Signed Contract Worth Billions for Operating Hydrogen Ferries between Bodø and Lofoten: “World Class Climate Project”

This is what the new hydrogen ferries may look like. (Illustration: Torghatten Nord)

The Norwegian Public Roads Administration and Torghatten Nord have signed an agreement about Norway’s first full-scale hydrogen ferry which allow for CO2 emission cuts equaling 13,000 diesel-fueled cars per year.

The Norwegian Public Roads Administration has signed a contract with Torghatten Nord about operating hydrogen ferries between Bodø and Lofoten from 2025.

The contract has a value of NOK 4.9 billion and was marked with an official event onboard the MF Værøy by Transport Minister Jon-Ivar Nygård on Tuesday 25 January. The new ferries are to be operative from 1 October 2025.

Nygård says he is pleased that Norway will be world leading in finding new and climate friendly ways in which to travel.

“The fact that future ferries between Bodø and Lofoten are to run 100 percent on hydrogen is a new milestone when it comes to climate”, Transport Minister Jon-Ivar Nygård says in a press statement.

First full-scale hydrogen ferry

The ferry on the Hjelmeland-Nesvik connection in Rogaland [on the Norwegian west coast] is considered the world’s first hydrogen ferry and will be operative during 2022. Here, one out of two vessels will operate 50 percent on hydrogen.

The contract that has now been signed is the second one in Norway. The ferry connection across the Vestfjord will nevertheless be Norway’s first such connection with full-scale hydrogen ferries.

“We have grown accustomed to electric ferries all over Norway. Here, Norway took the lead. Some ferries travel across particularly long distances, such as the connection between Bodø and Lofoten, which takes three hours to cross the fjord. On such connections, batteries will simply not do the job. Therefore, hydrogen is an excellent alternative. I look forward to seeing the further development”, Nygård says.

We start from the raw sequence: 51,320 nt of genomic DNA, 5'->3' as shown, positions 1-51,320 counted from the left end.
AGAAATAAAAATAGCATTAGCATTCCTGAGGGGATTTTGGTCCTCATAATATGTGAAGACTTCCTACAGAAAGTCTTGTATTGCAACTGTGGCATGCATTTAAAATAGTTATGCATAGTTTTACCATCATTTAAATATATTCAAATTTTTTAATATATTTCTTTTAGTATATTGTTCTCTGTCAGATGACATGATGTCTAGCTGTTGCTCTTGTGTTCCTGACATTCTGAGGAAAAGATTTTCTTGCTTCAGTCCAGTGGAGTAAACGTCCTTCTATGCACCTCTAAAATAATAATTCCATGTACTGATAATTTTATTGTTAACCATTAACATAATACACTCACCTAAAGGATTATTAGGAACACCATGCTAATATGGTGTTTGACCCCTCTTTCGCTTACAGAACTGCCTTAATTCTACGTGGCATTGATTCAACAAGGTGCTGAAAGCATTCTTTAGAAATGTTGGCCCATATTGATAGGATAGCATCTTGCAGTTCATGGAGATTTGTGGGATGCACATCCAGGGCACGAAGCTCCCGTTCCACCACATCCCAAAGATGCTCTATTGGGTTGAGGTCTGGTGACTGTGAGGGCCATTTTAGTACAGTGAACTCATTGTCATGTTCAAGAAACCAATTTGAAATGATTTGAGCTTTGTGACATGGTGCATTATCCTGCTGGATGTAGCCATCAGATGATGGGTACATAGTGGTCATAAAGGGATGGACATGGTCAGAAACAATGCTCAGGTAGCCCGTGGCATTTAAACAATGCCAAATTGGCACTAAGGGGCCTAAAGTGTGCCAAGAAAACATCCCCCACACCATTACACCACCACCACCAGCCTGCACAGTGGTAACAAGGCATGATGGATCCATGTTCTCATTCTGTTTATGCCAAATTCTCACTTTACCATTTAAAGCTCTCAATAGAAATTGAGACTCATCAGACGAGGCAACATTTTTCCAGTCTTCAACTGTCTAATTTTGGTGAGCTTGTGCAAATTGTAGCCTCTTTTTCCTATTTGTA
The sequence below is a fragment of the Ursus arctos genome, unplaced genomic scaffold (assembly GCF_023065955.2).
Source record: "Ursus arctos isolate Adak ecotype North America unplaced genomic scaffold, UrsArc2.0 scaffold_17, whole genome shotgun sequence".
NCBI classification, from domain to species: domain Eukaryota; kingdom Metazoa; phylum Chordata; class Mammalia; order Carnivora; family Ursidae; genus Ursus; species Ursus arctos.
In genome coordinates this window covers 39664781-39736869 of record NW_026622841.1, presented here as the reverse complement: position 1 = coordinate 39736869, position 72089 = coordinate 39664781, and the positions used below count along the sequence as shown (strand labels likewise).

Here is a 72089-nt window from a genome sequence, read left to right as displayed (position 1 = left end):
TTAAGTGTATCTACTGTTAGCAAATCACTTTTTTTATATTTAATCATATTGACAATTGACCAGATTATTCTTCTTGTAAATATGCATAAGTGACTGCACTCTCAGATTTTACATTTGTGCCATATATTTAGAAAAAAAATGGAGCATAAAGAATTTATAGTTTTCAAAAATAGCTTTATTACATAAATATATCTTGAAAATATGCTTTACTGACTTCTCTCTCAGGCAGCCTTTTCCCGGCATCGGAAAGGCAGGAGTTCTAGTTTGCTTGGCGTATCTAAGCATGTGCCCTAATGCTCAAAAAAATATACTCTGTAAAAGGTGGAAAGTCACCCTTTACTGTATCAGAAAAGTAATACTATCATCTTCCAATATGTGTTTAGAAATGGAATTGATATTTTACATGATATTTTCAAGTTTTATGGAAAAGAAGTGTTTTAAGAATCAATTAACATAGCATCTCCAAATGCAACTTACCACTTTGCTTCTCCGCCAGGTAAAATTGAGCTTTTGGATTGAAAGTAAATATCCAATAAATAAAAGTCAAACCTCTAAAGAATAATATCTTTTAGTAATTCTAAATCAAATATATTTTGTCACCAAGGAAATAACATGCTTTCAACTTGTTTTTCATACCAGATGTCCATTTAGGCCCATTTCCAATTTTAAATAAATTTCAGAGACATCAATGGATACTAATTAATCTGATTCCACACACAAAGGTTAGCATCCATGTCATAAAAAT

With more than 120 ferry connections around the country, the transport minister says it is only natural for Norway to try out climate-friendly solutions.

Anders Sæternes. samferdselsminister Jon-Ivar Nygård, og Torkild Torkildsen.

From the left; Division Director for Ferries at the Norwegian Public Road Authority Anders Sæternes, Transport Minister Jon-Ivar Nygård (Labor), and CEO of Torghatten Nord Torkild Torkildsen. (Photo: Kent Even Grundstad/ the Norwegian Public Road Authority)

Hope for success

“We are well pleased with the level of interest in this contract and appreciate that we get to cooperate with such a safe and renown operator who also has long experience”, says Division Director for Ferries at the Norwegian Public Road Authority Anders Sæternes.

The Norwegian Public Road Authority has previously contributed to introducing liquefied natural gas (LNG), battery solutions, and hydrogen as energy sources in the maritime sector.

“Now, we have taken it one step further and start using hydrogen in a larger scale. We have introduced requirements that make sure that the hydrogen ferries will be at least as stable as diesel and gas fueled ferries when it comes to operations”, he adds.

World Class Climate Project

Until the contract enters into force on 1 October 2025, Torghatten Nord will build two new hydrogen vessels. The existing main vessels, which were delivered in 2012, are to be re-built from operating on LNG to low-emission solutions.

We will be the first large buyer of hydrogen in Norway